User-centered design: Empathize, don't assume and always research.
By Michael Sasorith | April 2017
Sometimes inspiration and creative design solutions can come out of nowhere, but often times a great idea is the product of an extensive amount of research. This is an essential part of the design-thinking process. Diving deep to gain an understanding of your users and the problem you’re trying to solve will result in a stronger design solution.
Although removing biased preferences from design can be challenging, it’s important to try to be objective and focus on the end-users so that the final product will work for them. Doing the research to understand your users’ feelings and language can influence how they will interact with your product and prevent bad experiences that may damage your brand.
Empathize with your audience
For the most part in life, making an assumption doesn't end positively – the same goes in design. Solutions based on guesses and uninformed beliefs can result with confusion or can even disrespect your audience.
For example, I once was involved in a logo redesign project for an animal welfare organization that focused on animals on Native American reservations. The decision-makers wanted an image of a puppy placed inside of a dreamcatcher and in the beginning of the project, I only understood the dreamcatcher to be the symbol it was in mainstream society.
Luckily, because of an extensive amount of research, I learned that there there was a viewpoint from the Native American community that associated this symbol with cultural appropriation, commercialism and materialism. This new understanding encouraged me to push for the design to go in a different direction.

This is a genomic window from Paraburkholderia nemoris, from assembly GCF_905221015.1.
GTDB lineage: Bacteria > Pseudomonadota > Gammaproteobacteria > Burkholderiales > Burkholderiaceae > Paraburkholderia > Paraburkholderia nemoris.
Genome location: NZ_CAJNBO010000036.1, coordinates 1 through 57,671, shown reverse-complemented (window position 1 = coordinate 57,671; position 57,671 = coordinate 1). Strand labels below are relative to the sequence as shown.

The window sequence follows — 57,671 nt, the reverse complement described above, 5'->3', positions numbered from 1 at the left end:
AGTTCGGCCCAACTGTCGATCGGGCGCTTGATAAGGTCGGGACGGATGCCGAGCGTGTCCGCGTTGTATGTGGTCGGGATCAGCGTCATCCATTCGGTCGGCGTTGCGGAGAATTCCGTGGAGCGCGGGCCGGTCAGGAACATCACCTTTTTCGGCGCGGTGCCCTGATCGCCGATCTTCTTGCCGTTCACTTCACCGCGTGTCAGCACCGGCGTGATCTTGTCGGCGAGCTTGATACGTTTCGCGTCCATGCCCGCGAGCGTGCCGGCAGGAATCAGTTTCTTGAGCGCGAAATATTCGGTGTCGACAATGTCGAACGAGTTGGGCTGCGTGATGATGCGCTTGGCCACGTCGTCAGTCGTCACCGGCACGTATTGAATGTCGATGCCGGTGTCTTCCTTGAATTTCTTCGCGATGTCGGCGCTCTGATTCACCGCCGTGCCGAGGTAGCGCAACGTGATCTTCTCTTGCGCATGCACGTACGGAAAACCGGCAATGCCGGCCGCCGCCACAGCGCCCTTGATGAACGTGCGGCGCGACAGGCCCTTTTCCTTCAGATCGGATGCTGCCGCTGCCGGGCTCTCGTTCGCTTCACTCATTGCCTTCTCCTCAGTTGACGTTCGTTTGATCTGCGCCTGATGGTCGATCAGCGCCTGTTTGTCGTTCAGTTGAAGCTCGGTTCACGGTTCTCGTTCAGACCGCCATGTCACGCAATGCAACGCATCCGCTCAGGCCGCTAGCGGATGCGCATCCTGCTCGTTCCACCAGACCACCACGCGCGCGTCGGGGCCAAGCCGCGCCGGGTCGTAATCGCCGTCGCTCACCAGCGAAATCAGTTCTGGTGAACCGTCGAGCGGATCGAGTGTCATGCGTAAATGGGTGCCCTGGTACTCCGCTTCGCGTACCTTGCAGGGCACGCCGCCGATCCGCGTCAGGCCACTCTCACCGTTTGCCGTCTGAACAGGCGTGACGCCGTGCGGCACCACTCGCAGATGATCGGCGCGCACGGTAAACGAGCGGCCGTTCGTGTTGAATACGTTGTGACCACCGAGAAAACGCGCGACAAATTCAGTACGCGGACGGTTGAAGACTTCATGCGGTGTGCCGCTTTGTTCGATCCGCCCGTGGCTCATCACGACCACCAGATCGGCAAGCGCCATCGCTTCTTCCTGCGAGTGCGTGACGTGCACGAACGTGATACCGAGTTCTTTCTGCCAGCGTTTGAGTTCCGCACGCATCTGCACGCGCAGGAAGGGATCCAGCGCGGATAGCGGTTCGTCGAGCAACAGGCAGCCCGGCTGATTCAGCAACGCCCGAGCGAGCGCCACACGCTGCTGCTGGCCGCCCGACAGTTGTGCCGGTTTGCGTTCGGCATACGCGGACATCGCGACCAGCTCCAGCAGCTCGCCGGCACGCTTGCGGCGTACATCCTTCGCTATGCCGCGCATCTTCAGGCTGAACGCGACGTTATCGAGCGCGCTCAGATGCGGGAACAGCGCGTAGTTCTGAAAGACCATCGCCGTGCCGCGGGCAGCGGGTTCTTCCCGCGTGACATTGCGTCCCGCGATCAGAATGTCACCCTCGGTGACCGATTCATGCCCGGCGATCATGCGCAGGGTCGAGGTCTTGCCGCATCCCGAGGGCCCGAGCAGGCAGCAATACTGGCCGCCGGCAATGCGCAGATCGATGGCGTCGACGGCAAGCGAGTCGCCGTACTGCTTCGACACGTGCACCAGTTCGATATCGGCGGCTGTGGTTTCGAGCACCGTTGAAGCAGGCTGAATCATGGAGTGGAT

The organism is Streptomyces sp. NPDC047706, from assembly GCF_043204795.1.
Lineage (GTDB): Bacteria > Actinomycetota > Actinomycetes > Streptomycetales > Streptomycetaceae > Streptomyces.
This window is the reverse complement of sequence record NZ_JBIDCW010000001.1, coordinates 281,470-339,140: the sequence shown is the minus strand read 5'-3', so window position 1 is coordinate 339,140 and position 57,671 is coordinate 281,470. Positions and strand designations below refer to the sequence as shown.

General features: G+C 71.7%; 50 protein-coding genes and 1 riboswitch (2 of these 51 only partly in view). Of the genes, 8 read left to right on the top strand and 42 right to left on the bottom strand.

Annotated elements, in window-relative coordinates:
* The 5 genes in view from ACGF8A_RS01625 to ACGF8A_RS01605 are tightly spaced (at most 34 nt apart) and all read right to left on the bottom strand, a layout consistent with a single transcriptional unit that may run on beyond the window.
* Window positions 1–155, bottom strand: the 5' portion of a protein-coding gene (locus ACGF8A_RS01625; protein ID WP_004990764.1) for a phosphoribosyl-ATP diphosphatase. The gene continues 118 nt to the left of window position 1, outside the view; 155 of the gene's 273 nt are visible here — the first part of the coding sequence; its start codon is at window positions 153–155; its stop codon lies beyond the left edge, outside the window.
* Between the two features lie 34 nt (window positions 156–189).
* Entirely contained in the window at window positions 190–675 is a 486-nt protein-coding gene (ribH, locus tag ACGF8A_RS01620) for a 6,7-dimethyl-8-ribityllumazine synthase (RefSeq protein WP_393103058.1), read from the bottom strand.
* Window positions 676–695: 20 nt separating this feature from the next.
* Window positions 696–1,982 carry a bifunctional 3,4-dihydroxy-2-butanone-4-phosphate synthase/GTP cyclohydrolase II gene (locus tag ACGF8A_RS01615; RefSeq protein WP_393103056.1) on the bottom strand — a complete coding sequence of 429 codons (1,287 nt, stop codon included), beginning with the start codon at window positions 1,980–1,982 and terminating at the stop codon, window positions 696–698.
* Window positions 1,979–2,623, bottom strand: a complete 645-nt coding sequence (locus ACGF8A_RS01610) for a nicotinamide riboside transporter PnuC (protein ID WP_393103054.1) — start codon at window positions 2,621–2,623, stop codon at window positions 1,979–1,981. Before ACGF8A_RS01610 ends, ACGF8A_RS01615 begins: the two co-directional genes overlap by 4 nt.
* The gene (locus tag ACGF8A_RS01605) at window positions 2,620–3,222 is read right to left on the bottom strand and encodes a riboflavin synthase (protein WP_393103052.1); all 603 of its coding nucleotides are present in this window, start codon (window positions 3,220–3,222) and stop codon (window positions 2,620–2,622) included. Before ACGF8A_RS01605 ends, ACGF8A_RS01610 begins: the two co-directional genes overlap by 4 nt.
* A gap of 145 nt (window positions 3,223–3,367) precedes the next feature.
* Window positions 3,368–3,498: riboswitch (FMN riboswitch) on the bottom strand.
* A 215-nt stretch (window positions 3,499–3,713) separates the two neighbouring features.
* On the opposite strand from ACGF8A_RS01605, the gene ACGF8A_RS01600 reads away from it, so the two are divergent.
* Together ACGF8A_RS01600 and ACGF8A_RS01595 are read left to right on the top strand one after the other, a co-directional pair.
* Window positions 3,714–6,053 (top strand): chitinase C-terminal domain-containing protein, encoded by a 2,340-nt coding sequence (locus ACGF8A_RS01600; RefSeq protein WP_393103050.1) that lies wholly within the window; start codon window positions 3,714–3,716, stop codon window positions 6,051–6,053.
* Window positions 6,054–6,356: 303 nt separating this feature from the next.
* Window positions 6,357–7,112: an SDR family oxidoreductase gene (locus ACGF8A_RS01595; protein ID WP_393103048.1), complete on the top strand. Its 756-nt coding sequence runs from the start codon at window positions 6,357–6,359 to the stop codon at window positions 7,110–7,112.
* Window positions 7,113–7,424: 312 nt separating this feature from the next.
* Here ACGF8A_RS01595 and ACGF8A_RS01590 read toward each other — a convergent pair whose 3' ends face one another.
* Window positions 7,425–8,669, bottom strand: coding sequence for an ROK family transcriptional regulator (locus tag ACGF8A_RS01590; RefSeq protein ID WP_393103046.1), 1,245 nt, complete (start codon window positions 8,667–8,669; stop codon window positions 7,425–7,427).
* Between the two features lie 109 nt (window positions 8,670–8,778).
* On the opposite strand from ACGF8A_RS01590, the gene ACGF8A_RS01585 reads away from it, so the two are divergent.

Empathy plays a large part in design, and it’s important to understand your audience’s worldview. Researching and understanding their perceptions – positive and negative – will help build a strong foundation that produces a successful design.
Talk their talk
We all have knowledge and expertise in different professions and so we often forget that industry-specific jargon doesn’t translate well to others. Understanding the language your audience speaks and applying it will help prevent confusion.
I once worked on designing a simple flyer for a nonprofit organization that would be used at an event to build awareness of their mission. The author of the flyer’s content was accustomed to grant writing and applied those same skills to the organization’s marketing materials. The use of complex words and sentence structures wasn’t translating well to the general event attendee, leading to a lost of people that were unwilling to lend their support.
Copywriting isn’t often seen as a design concern, but it plays an important role in communicating an overall message to the target audience. Through research, making sure that the language used in the final design and by the target audience are the same will assure that it’s comprehensible and that the message is clear.
Design is often seen as a one-off solution to “make things pretty.” However, design requires a sufficient amount of research and understanding of your users to create a solid solution. This solution needs to speak to the audience in an intuitive way. It’s imperative that the your designs keeps users in mind from beginning to end.